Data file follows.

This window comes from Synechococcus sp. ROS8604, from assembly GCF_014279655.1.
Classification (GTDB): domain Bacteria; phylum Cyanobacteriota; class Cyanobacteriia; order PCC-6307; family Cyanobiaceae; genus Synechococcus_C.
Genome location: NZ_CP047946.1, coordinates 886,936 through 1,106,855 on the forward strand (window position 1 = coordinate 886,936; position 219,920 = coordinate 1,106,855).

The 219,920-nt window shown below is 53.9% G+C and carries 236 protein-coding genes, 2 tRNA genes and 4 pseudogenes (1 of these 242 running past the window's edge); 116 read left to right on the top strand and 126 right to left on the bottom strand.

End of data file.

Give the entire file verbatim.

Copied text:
This window comes from Synechococcus sp. ROS8604, from assembly GCF_014279655.1.
Classification (GTDB): domain Bacteria; phylum Cyanobacteriota; class Cyanobacteriia; order PCC-6307; family Cyanobiaceae; genus Synechococcus_C.
Genome location: NZ_CP047946.1, coordinates 886,936 through 1,106,855 on the forward strand (window position 1 = coordinate 886,936; position 219,920 = coordinate 1,106,855).

The 219,920-nt window shown below is 53.9% G+C and carries 236 protein-coding genes, 2 tRNA genes and 4 pseudogenes (1 of these 242 running past the window's edge); 116 read left to right on the top strand and 126 right to left on the bottom strand.